What Long-Term Low Interest Rates Really Mean For Property Owners
Interest rates are currently at record lows and it looks likely they’ll stay there for some time.
So what does that mean for Sydney property owners and buyers?
It makes it easier to meet mortgage repayments
Low-interest rates influence how much we need to dedicate to our mortgage repayments. With the official cash rate now set at just 0.25%, each of the big four banks currently offers a two-year fixed rate home loan at just 2.29%.
Even before COVID-struck interest rates were close to historic lows. To show just how cheap money is right now compared to normal times, you only have to compare this to the average variable interest rate a decade ago when it was closer 7.5% – close to Australia’s average variable rate.
If you were to borrow $1 million right now on a 30 year home loan with a 2.29% interest rate, your mortgage repayments would be $3,843 a month. If you were to borrow the same amount when interest rates were 7.5% your monthly repayments would be $6,992 a month. That’s saving of around 45%.
Low-interest rates mean people can often borrow more
Given that it’s a lot easier to meet repayments when interest rates are low, many people tend to borrow more.
For instance, if your budget allowed you to comfortably meet mortgage repayments of $5,000 a month, you’d currently be able to afford a mortgage of around $1.3 million on a 30-year loan term. A decade ago, when interest rates were at 7.5%, you would only have been able to afford to borrow $715,000.
This keeps property prices high
Because people find it easier to borrow money and can borrow more, this tends to bolster property prices. An RBA paper found that there was a direct correlation between interest rates and house prices.
This makes sense. When people have more money at their disposal – as they do when interest rates are low – it’s only natural that they’re willing to offer more for something they want to buy.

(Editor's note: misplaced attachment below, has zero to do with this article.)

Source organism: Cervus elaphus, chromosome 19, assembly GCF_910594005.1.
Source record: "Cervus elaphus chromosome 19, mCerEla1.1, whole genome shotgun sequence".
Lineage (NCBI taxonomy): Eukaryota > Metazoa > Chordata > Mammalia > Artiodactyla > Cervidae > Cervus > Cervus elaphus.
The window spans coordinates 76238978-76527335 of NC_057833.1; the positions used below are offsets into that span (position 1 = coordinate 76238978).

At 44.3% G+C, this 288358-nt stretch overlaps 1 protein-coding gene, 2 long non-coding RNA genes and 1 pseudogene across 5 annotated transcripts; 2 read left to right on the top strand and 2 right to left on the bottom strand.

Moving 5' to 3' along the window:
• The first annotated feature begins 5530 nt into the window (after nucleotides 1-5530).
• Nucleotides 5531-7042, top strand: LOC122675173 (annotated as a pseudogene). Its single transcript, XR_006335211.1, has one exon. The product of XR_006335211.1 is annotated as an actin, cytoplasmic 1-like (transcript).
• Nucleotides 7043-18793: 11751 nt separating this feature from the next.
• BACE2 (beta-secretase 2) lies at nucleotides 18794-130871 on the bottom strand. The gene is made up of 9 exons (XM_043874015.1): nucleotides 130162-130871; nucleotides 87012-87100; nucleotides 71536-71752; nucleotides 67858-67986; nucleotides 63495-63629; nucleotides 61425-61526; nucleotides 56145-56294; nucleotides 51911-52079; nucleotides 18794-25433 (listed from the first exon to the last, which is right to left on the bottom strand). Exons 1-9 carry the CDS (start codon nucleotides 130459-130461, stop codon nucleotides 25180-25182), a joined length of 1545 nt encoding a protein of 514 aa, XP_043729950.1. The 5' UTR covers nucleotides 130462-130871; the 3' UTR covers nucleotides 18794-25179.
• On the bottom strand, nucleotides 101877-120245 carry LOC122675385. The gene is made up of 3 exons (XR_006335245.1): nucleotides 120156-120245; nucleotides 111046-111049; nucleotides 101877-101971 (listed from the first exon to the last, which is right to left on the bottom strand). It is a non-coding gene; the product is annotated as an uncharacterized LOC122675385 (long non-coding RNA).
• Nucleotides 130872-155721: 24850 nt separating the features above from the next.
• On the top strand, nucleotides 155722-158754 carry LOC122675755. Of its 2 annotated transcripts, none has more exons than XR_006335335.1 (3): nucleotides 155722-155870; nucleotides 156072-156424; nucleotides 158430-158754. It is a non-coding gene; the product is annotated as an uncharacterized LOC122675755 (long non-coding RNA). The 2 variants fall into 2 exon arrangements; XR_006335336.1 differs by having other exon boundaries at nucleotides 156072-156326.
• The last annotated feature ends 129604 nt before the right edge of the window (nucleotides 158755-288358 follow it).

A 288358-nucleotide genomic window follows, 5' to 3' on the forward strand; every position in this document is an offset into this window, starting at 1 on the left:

It can make it more attractive to buy than rent
As interest rates get cut, we’re reaching the point where it’s cheaper to buy than rent in many suburbs. When this happens, it tends to have two effects.
It encourages first homebuyers to enter the market. This is especially true right now, with generous government incentives for first homeowners, including a first homeowner grant, stamp duty concessions and the federal home loan deposit scheme.
At the same time, low-interest rates can keep rents and yields down. With more people entering the property market there are fewer people renting and less competition for properties.
It can drive investors into property
That said, investors are still often attracted to property in a low-interest-rate environment.
That’s because low-interest rates may benefit borrowers but they’re bad news for savers. When the official cash rate is low banks don’t just cut the rate on their home loans; they also cut them on their savings accounts and term deposits.
Investors relying on yield need to look elsewhere and one of the assets they naturally turn to is property. Again, this can help push prices higher, even as it drives yields lower.
Some people have built a lot of equity
The good news is that, for people who’ve already bought, low-interest rates mean they can more easily build equity. That’s partly because, as prices rise, your home loan makes up a smaller percentage of the total value of your home. It’s also because it makes it easier to pay in extra money to get ahead on your mortgage.
At the start of the COVID-19 pandemic, the RBA revealed that half of Australians had enough money to cover at least three months’ mortgage repayments in their offset account or redraw facility. If people become more cautious during COVID-19 these buffers may grow.
They put a cushion under prices in a recession
Against this, however, is the fact that as businesses struggle during the COVID-19 pandemic more people will lose their jobs and meet their mortgage repayments. RBA research shows that for every percentage point unemployment lifts, mortgage delinquencies rise 0.8%. This is sobering when you consider that the Commonwealth government expects unemployment to hit 9.5% in December – up from 5.1% in February 2020.
That said, as low-interest rates make it easier to pay the mortgage, they also mean fewer people need to sell. This can also help make sure that property prices don’t fall as far as they otherwise would.
Low-interest rates are good news for homeowners and for property prices more generally. And, for those with steady employment, they can actually make a recession like the current one a good time to enter the market or to upgrade.
If you’d like to know more about buying or selling in Sydney’s eastern suburbs, get in touch with our team today.